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Interview: Emmy-nominated composer Michael Price on scoring ‘Sherlock’

POZNAN, POLAND- Michael Price gets around. The British composer leaves Poznan today after being one of the featured speakers at the Transatlantyk Festival, a week-long event dedicated to film, music, and cuisine,  to head straight to Los Angeles for the Creative Arts Emmy Awards on Saturday (16).

Price is nominated for the first time for Outstanding music composition for a miniseries, movie or a special (original dramatic score) for “Sherlock,” the BBC  series he composes music for with David Arnold.  Price apprenticed with a number of composers, but he also worked as a music editor for years, on such films as “The Lord of the Rings” trilogy, “Love Actually,” and “Nanny McPhee.”

I hopped in a car with Price to interview him on our way to Transatlantyk”s closing gala.

You started as an assistant for the late composer Michael Kamen (“Brazil,””Band Of Brothers,” “Lethal Weapon,” “Mr. Holland's Opus”), who was a very passionate and emotional composer. What was the biggest thing you learned from him?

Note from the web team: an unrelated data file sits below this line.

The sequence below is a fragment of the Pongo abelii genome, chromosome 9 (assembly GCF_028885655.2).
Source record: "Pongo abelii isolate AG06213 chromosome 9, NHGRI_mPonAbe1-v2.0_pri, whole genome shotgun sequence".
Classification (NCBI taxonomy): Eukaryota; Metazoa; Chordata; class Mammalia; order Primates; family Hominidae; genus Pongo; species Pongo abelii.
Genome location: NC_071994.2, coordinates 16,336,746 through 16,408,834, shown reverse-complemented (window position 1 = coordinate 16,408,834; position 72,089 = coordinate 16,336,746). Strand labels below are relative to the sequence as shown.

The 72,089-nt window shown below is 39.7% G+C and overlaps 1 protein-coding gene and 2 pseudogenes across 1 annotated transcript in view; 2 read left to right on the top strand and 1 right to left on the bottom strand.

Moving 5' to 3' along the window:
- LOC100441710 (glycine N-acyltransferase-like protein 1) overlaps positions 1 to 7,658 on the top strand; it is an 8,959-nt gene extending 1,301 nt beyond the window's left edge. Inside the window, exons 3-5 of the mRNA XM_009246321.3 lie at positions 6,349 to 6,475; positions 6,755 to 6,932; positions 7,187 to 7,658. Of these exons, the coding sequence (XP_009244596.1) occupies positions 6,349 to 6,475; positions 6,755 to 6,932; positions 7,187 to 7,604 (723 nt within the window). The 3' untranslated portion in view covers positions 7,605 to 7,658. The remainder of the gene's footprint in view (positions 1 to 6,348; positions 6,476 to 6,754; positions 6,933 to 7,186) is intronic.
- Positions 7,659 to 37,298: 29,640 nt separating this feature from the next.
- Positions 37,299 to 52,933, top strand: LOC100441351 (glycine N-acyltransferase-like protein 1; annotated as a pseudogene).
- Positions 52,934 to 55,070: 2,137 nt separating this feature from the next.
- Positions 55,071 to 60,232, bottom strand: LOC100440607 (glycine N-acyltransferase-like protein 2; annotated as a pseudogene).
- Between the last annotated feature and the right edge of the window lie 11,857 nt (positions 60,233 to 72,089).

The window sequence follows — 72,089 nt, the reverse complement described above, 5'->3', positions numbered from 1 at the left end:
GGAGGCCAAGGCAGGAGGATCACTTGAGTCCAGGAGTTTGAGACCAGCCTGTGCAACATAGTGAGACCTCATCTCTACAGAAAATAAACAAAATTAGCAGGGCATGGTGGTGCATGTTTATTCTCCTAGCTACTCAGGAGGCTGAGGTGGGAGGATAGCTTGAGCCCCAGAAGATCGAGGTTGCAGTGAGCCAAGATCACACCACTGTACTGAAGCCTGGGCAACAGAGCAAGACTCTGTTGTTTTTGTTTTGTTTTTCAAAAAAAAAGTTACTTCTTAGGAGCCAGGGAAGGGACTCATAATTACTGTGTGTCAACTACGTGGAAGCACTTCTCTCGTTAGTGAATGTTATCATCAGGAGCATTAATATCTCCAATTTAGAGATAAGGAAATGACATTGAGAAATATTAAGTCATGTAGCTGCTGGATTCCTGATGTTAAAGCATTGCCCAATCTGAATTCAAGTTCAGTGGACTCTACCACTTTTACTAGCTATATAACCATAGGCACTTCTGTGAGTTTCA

Michael was the ultimate tunes guy. He was about melody and it was quite in a way that sometimes the films weren”t big enough to contain what he wanted to say with them and the music that he wanted to write. Sometimes I would take sort of small detailed view of a scene and he would step back from it and try to write a theme that would play out right over the top of it and I don”t think I got that when I was his assistant. I was just like ‘C”mon, that”s where it stops.”  And he said, “No, it will be great.” And the older I get and the  further away I get from[my days with him], the more I”m in awe really of that melodic sense, and that sense of the glorious theme. And now I think in my own work, I do less, I just try to simply play the best tune I could make.

So what he taught you was to play up to your strengths?

Absolutely. And just to believe in the power of the melody. He worked with that sense of not a mechanical way to writing for films, but a glorious, open hearted way of doing it.

After Michael, you went to work with Craig Armstrong (“Love Actually,” “Romeo + Juliet,” “The Incredible Hulk”), another very melodic composer. What did you learn from him?

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